Cancer Action Plan

Cancer Action Plan

Cancer Prevention Action Plan

Frequently, firefighters, the public and policy makers perceive the most dangerous aspects of firefighting as those functions associated with actions taken on the fireground, such as search and rescue, advancing hoselines, or vertical ventilation. While these functions are admittedly dangerous, a far less glamorous and insidious foe, occupational cancer, is responsible for greater morbidity and mortality in the fire service than adverse fire events, structural collapse, and fireground disorientation combined. This document serves to briefly review the magnitude and implications of occupational cancer in the fire service and provide a plan for the San Diego Fire & Rescue Department to address this pressing issue.

Occupational Cancer

Today’s byproducts of combustion are different from those in the past, as natural materials including wood, textiles and the like have been replaced with synthetic furnishings, plastics, fireproofing compounds and construction materials. These fuels produce a host of known carcinogens when burned, including: benzene, chromium, formaldehyde, polycyclic hydrocarbons and many more (Fabian et al., 2010). As a result, today’s fires are highly toxic, burn hotter and faster and pose significantly greater risk to firefighters when compared to the past. Additionally, diesel exhaust was recently reclassified by the International Agency for Research on Cancer (IARC) from a Group 2A (probably carcinogenic to humans) to a Group 1 (carcinogenic to humans) classification (International Agency for Research on Cancer [IARC], 2012). Combined, these factors demonstrate the increased risk of occupational cancer firefighters face both on the fireground and in the station. According to the International Association of Firefighters (IAFF) Line of Duty Deaths Database, 86 firefighters died of occupational cancer in 2014, (“IAFFLODD,” 2015) compared to 22 who were killed at fire scenes during the same time period (National Fire Protection Administration [NFPA], 2015). 

The association between occupational cancer and firefighting has been well documented in numerous peer-reviewed research publications, including:

  • LeMasters and colleagues, meta-analysis of 32 studies published in the Journal of Occupational and Environmental Medicine, identified 10 cancers that were significantly associated with firefighting and four that were designated as probable risk, these included: multiple myeloma, non-Hodgkin’s lymphoma, prostate and testicular cancers (LeMasters et al., 2006).
  • Pukkala, and colleagues, study of 16,442 Nordic firefighters over a 45 year period, published in the Journal of Occupational and Environmental Medicine, found moderate excess incidence of the following cancers: prostate, skin melanoma, non-melanoma skin cancer, multiple myeloma, adenocarcinoma of the lung, and mesothelioma (Pukkala et al., 2014).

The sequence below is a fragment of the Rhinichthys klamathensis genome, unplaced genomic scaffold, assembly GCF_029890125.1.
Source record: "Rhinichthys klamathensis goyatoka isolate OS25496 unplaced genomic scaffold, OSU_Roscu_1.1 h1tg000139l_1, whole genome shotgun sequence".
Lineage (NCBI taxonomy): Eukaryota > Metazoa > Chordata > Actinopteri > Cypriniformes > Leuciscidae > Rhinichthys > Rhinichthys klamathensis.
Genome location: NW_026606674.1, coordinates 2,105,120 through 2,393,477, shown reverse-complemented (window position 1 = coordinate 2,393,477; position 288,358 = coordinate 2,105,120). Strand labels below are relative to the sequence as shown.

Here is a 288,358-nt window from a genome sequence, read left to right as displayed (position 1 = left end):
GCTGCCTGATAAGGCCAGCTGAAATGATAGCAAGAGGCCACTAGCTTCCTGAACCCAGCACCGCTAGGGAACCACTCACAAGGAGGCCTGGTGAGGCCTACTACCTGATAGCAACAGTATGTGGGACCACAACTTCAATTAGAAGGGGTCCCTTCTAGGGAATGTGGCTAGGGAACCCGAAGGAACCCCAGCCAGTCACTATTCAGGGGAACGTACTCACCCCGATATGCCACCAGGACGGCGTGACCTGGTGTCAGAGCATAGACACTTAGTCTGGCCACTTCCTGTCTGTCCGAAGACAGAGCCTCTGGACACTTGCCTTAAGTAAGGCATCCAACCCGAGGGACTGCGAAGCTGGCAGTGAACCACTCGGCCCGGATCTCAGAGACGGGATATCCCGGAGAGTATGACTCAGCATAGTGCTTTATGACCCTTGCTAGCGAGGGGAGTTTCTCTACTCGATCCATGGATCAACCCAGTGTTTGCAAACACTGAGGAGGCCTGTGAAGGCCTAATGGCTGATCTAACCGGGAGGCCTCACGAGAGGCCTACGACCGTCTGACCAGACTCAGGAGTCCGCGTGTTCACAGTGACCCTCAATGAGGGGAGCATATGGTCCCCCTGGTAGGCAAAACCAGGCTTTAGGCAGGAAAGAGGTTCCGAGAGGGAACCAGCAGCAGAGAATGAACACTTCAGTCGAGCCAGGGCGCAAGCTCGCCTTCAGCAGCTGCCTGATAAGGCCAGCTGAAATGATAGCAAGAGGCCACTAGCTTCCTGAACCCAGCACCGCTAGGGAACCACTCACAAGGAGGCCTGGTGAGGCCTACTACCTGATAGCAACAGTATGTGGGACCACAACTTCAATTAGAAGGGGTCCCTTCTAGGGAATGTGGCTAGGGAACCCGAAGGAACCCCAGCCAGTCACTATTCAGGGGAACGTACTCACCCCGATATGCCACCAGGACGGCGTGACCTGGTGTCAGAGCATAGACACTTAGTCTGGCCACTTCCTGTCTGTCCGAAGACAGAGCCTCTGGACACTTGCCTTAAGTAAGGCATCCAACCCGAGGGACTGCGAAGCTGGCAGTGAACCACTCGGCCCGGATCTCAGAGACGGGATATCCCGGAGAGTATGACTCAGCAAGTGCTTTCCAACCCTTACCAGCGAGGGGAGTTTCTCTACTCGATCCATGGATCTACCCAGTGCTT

• Daniels and colleagues, NIOSH study of mortality and cancer incidence in a pooled cohort of 29,993 firefighters from San Francisco, Chicago and Philadelphia between 1950-2009, found small to moderate increases in risk for several cancer sites and for all cancers combined, stemming from excess malignancies of the respiratory, digestive and urinary systems as well as a causative relationship between firefighting and mesothelioma (Daniels et al., 2015).

The findings of these researchers and many more have been persuasive enough that 32 states and 9 Canadian provinces have adopted presumptive law coverage for firefighters who develop cancer (International Association of Firefighters [IAFF], n.d.). The evidence is abundant and compelling; an association between firefighting and cancer exists.

While the impacts of cancer are numerous, two areas of special interest include the emotional and financial aspects. Emotionally, the impact of cancer is both obvious and catastrophic at the individual, family and organizational levels, as those accustomed to being the “helpers” are thrust into the unfamiliar role of asking for help and family and friends are witness to potentially preventable suffering. In terms of finances, the impact of occupational cancer is equally consequential in an era of scarce resources, as workers compensation pays for presumptive occupational cancers. Cancer care is very costly, for example:

Direct Cancer Costs Related to Hospitalizations in 2009:



Multiple Myeloma

Non-Hodgkin’s Lymphoma




Mean Hospital Cost







Source: (Price, Stranges, & Elixhauser, 2012)

Annual Cost of Cancer Drugs in 2012

Drug Name







Multiple Myeloma



1 Year Cost





Source: (Siddiqui & Rajkumar, 2012)

Just one incidence of occupational leukemia costs the City of San Diego in excess of $150,000 dollars in direct medical costs over the course of one year. This number does not reflect additional indirect costs including but not limited to, workers compensation litigation, backfill, and death benefits. Based on both the emotional and economic impact of occupational cancer, a reactionary approach is inappropriate. Rather, the objective should be to prevent the onset of occupational cancer in the first place.